The Court of Appeal took the view, adopted by Kelso here, that "according to the plain meaning of the word ‘occurred,’ " Pollock's injury occurred when Tri-Modal decided not to "promote the deserving Pollock because of sexual harassment." ( Ducksworth , supra , 47 Cal.App.5th at p. 546, 261 Cal.Rptr.3d 108.) This reading of "occurred" is not unreasonable. But it includes no mention of notice to the employee. The Court of Appeal's holding would presumably allow an employer or supervisor to decide not to promote an employee but never inform the employee of that decision, and then later rely on the employer's or supervisor's own record of when the decision was made to assert that the limitations period for challenging the decision has expired. This is at odds with the principle that " section 12960 should not be interpreted to impose serious practical difficulties on an employee's ability to vindicate" the right to hold employment without experiencing discrimination or harassment "if it can be reasonably interpreted otherwise." ( Richards , supra , 26 Cal.4th at p. 821, 111 Cal.Rptr.2d 87, 29 P.3d 175 ; see People v. Gonzales (2018) 6 Cal.5th 44, 50, 237 Cal.Rptr.3d 193, 424 P.3d 280 ["The words of a statute must be construed in context, keeping in mind the statutory purpose."].)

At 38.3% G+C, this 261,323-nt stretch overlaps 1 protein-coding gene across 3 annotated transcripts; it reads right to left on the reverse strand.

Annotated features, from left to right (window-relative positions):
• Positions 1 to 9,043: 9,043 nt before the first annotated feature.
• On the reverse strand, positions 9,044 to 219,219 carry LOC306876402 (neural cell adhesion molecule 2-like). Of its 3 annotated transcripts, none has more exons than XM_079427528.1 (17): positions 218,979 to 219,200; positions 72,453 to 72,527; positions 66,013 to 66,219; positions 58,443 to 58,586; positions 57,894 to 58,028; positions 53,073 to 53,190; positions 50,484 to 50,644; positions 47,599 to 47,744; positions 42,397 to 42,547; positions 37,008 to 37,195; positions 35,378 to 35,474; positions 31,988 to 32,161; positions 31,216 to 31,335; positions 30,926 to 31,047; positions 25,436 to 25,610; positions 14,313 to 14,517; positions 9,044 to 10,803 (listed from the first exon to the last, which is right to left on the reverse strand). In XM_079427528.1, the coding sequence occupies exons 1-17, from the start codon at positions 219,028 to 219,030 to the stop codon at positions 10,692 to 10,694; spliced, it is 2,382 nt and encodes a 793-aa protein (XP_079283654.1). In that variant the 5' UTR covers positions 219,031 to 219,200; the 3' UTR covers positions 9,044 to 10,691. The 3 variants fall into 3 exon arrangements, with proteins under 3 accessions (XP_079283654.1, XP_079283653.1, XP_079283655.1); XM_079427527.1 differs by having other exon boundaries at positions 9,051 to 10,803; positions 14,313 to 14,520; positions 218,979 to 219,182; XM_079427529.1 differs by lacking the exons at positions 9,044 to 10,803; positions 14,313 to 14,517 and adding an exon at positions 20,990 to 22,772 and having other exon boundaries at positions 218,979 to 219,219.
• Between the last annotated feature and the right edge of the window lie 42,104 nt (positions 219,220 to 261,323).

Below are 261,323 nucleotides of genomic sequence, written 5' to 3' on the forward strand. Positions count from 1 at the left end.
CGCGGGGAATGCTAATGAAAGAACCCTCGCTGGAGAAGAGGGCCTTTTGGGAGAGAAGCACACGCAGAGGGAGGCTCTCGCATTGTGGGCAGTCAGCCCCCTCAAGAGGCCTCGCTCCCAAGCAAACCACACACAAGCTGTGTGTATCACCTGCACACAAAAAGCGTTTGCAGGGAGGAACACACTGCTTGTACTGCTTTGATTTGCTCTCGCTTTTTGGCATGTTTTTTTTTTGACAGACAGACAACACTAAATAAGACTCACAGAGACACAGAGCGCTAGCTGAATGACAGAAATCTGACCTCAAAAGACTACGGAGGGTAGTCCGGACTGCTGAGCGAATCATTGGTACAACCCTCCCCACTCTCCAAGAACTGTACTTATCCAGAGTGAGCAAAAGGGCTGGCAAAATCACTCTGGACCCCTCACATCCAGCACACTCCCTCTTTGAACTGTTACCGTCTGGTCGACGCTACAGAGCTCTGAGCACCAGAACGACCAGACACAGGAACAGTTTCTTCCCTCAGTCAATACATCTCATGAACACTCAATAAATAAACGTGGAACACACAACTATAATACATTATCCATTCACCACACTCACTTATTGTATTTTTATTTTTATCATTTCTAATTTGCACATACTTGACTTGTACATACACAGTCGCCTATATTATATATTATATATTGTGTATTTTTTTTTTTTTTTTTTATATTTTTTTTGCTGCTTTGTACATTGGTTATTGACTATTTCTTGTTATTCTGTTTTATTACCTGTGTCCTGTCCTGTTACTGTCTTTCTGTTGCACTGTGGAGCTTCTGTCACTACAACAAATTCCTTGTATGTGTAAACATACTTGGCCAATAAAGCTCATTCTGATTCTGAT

"In order to carry out the purpose of the FEHA to safeguard [this right], the limitations period set out in the FEHA should be interpreted so as to promote the resolution of potentially meritorious claims on the merits." ( Romano , supra , 14 Cal.4th at pp. 493–494, 59 Cal.Rptr.2d 20, 926 P.2d 1114.) We have difficulty seeing how it would serve the goal of promoting resolution of potentially meritorious claims to hold that the limitations period for a harassment claim based on a failure to promote may start to run without any notice of the promotion denial to the aggrieved employee. The better view, in light of the FEHA's purposes, is that such a claim does not accrue, and the limitations period does not begin to run, until an aggrieved employee knows or reasonably should know of the employer's decision not to promote him or her.
Aspects of the Court of Appeal's opinion implicitly recognize the importance of notice. At one point, the court said that "[t]he statute of limitations for a failure to promote runs from when the employer tells employees they have been given (or denied ) a promotion." ( Ducksworth , supra , 47 Cal.App.5th at p. 546, 261 Cal.Rptr.3d 108, italics added.) In light of this statement, it is unclear why the court focused on "when Tri-Modal offered and Gonzalez accepted the promotion" ( ibid. ) instead of when Tri-Modal told Pollock she had been denied the promotion.